Saying the proposed settlement reflects “professionalism of the highest order, when measured by the appropriate yardstick,” a federal judge in Chicago has granted an initial nod to a $295 million settlement deal intended to end a multi-state class action lawsuit accusing medical waste disposal company Stericycle of fixing prices, costing hundreds of millions of dollars to its smaller customers.
On Oct. 26, U.S. District Judge Milton Shadur granted a preliminary approval order to the settlement proposal, which had been submitted to the court just nine days earlier.
The plaintiffs class was represented in the action by attorneys with the firm of Hagens Berman Sobol Shapiro LLP, of Chicago.
A memorandum accompanying the settlement proposal estimated the “average class member” could receive a payment of at least $900 each. In all, the settlement proposal indicated the deal could recover nearly one-third of the total amount plaintiffs estimated class members had lost to Stericycle’s alleged practices.
Under the terms of the deal, attorneys could be in line to receive up to $40 million in fees, or about 13.5 percent of the total settlement fund, plus an additional $2.8 million in reimbursements for purported costs associated with the litigation.
Shadur said he would rule on attorneys fees after the Hagens Berman firm files a formal motion requesting the award, and attorneys for Stericycle and any objectors have the chance to respond.
But he noted the initial fee request “compares very favorably with the frequently approved fee awards in other class action matters ranging in the 30 percent through 33 percent range.”
The Hagens Berman firm had filed suit in April 2013 in Chicago federal court against Lake Forest-based Stericycle on behalf of named plaintiff Lyndon Veterinary Clinic, of Fayatteville, N.Y.
The complaint centered on annual price increases Stericycle handed to its smaller customers. The company collects and disposes of medical waste from jails, clinics, laboratories and other businesses. But according to the lawsuits, Stericycle violated “contracts by using an automated price increase to increase charges arbitrarily to ‘small-quantity’ customers without any notice or explanation,” while assessing “’undisclosed fees’ that were hidden increases buried in invoices.” Plaintiffs claimed Stericycle targeted its smaller customers to avoid wrangling over prices with larger institutional customers, with more resources to fight the price hikes.
In its complaint, for instance, Lyndon Veterinary accused Stericycle of hiking its prices by about 21 percent a year from 2009-2012.
Other plaintiffs followed with similar class action lawsuits in Chicago, Southern California and Western Pennsylvania, leveling similar allegations and claims. A federal judicial panel then consolidated the cases into a single “multi-district litigation,” and assigned the matter to Judge Shadur in August 2013.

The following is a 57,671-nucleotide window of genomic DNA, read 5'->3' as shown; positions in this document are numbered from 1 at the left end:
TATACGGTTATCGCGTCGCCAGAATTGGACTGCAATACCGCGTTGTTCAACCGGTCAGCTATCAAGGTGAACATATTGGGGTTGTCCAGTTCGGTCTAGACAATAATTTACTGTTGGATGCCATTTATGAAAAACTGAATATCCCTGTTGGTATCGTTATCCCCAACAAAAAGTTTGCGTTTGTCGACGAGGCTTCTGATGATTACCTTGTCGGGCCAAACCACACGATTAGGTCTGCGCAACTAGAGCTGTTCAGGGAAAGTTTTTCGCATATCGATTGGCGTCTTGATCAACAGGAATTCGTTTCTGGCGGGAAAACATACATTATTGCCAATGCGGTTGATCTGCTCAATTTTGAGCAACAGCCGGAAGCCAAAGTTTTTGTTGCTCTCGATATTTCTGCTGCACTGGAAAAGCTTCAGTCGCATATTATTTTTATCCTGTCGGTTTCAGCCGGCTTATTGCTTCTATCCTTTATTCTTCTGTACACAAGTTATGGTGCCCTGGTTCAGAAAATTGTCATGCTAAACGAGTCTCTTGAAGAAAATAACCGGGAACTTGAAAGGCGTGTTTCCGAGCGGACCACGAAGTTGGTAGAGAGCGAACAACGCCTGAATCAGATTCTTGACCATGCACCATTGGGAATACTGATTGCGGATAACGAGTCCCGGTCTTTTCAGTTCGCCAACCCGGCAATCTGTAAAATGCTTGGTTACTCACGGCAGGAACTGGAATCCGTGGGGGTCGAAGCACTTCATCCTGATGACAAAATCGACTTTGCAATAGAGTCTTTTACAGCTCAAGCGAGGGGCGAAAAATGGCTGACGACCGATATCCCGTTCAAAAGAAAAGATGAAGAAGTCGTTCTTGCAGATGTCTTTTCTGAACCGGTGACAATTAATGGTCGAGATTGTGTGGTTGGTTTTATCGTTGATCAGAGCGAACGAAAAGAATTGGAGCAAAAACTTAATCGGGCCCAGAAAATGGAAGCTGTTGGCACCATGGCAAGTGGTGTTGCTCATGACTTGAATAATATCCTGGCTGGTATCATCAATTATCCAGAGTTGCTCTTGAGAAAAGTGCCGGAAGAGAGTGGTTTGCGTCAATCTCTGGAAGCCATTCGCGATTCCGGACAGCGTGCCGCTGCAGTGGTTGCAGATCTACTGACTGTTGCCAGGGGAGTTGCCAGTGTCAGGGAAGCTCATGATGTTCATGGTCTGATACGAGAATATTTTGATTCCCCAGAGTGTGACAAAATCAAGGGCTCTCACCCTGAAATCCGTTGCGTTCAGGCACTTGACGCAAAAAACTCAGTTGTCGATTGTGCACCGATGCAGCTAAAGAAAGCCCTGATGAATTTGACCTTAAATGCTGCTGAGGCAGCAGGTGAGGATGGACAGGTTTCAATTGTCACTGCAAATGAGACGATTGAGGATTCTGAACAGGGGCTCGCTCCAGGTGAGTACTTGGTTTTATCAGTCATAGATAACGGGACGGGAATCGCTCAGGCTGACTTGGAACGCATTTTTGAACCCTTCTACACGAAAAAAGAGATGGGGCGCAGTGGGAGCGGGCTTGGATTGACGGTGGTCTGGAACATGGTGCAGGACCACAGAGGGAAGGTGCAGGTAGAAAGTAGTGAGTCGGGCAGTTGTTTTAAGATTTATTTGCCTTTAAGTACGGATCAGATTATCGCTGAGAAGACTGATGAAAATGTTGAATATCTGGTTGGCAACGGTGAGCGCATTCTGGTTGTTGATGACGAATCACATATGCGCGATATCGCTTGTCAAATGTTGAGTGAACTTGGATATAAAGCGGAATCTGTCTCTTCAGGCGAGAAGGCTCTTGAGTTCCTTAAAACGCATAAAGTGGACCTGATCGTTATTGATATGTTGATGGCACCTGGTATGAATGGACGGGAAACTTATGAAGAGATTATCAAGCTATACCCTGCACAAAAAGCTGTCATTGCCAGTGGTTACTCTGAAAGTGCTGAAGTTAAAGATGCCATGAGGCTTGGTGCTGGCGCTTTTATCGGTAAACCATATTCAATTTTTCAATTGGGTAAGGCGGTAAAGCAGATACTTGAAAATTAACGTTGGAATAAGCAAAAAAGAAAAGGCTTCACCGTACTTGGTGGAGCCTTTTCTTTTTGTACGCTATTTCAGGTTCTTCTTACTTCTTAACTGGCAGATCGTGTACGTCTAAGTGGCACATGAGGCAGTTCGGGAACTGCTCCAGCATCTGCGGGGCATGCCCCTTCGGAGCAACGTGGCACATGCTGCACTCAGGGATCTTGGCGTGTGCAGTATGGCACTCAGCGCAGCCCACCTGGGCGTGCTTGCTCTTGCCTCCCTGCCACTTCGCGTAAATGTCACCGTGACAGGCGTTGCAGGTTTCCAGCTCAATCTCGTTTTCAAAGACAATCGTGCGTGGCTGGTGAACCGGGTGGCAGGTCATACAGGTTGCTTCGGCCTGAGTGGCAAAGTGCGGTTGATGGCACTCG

Plaintiffs had estimated the automatic price increases had cost them at least $600 million, and an expert witness for the plaintiffs had identified 256,000 Stericycle customers who could be included in the plaintiffs’ class.
Shadur certified the class in February and appointed Hagens Berman to serve as class counsel.
In his most recent ruling, Shadur was effusive in his praise of the deal presented to him.
“…What the current submission contains is an impeccable covering of all the necessary bases, demonstrating the type of high quality work product that this Court anticipated when it designated Hagens Berman and its lead partner Steve Berman as Class Counsel,” Shadur wrote.
“…In every instance the Settlement Agreement is clearly entitled to preliminary approval, with all relevant considerations having been anticipated by the parties and dealt with in totally responsible fashion.”
In a release following the judge’s preliminary approval order, attorney Garth Wojtanowicz, of Hagens Berman, said the firm “received countless calls and emails from frantic Stericycle customers who had nowhere else to turn to after Stericycle stiff-armed their complaints” about the price increases.
“For years, Stericycle got away with a pricing scheme that boosted the bills of its customers, violating contracts and threatening the existence of small businesses paying for Stericycle’s services,” Steve Berman, managing partner of Hagens Berman, said in a prepared statement. “We’re incredibly pleased to bring both immediate financial relief and an end to this fraudulent billing practice to Stericycle’s customers who have been plagued by inflated bills for so long.”
Stericycle is represented in the action by attorneys with the firms of Duane Morris LLP, of Chicago, and Parsons Behle & Latimer, of Salt Lake City.